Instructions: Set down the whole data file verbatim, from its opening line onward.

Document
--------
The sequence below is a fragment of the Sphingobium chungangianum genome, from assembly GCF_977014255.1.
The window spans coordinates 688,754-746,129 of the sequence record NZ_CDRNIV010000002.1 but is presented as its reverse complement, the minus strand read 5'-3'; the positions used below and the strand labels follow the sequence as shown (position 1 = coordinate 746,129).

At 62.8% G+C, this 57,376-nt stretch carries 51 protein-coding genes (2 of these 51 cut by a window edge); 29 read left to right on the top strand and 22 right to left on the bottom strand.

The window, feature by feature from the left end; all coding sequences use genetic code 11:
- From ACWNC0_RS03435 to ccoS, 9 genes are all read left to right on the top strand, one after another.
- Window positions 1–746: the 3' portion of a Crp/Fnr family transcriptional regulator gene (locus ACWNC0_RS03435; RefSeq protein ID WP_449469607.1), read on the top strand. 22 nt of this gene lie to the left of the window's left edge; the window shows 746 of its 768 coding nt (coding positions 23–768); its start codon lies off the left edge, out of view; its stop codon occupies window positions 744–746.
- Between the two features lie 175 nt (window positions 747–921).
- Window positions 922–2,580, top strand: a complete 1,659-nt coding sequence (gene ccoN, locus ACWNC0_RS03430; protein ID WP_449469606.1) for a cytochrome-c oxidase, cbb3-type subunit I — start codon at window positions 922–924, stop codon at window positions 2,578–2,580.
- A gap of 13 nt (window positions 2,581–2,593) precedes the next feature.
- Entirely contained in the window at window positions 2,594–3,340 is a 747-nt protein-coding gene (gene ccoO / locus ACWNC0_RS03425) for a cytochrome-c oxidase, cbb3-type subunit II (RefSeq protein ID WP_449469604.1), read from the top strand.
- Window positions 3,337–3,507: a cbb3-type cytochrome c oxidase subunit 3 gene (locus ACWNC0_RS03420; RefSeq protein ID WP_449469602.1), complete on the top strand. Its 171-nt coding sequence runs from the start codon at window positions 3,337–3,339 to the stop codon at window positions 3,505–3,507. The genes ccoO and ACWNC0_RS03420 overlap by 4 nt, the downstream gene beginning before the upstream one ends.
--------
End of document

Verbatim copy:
The sequence below is a fragment of the Sphingobium chungangianum genome, from assembly GCF_977014255.1.
The window spans coordinates 688,754-746,129 of the sequence record NZ_CDRNIV010000002.1 but is presented as its reverse complement, the minus strand read 5'-3'; the positions used below and the strand labels follow the sequence as shown (position 1 = coordinate 746,129).

At 62.8% G+C, this 57,376-nt stretch carries 51 protein-coding genes (2 of these 51 cut by a window edge); 29 read left to right on the top strand and 22 right to left on the bottom strand.

The window, feature by feature from the left end; all coding sequences use genetic code 11:
- From ACWNC0_RS03435 to ccoS, 9 genes are all read left to right on the top strand, one after another.
- Window positions 1–746: the 3' portion of a Crp/Fnr family transcriptional regulator gene (locus ACWNC0_RS03435; RefSeq protein ID WP_449469607.1), read on the top strand. 22 nt of this gene lie to the left of the window's left edge; the window shows 746 of its 768 coding nt (coding positions 23–768); its start codon lies off the left edge, out of view; its stop codon occupies window positions 744–746.
- Between the two features lie 175 nt (window positions 747–921).
- Window positions 922–2,580, top strand: a complete 1,659-nt coding sequence (gene ccoN, locus ACWNC0_RS03430; protein ID WP_449469606.1) for a cytochrome-c oxidase, cbb3-type subunit I — start codon at window positions 922–924, stop codon at window positions 2,578–2,580.
- A gap of 13 nt (window positions 2,581–2,593) precedes the next feature.
- Entirely contained in the window at window positions 2,594–3,340 is a 747-nt protein-coding gene (gene ccoO / locus ACWNC0_RS03425) for a cytochrome-c oxidase, cbb3-type subunit II (RefSeq protein ID WP_449469604.1), read from the top strand.
- Window positions 3,337–3,507: a cbb3-type cytochrome c oxidase subunit 3 gene (locus ACWNC0_RS03420; RefSeq protein ID WP_449469602.1), complete on the top strand. Its 171-nt coding sequence runs from the start codon at window positions 3,337–3,339 to the stop codon at window positions 3,505–3,507. The genes ccoO and ACWNC0_RS03420 overlap by 4 nt, the downstream gene beginning before the upstream one ends.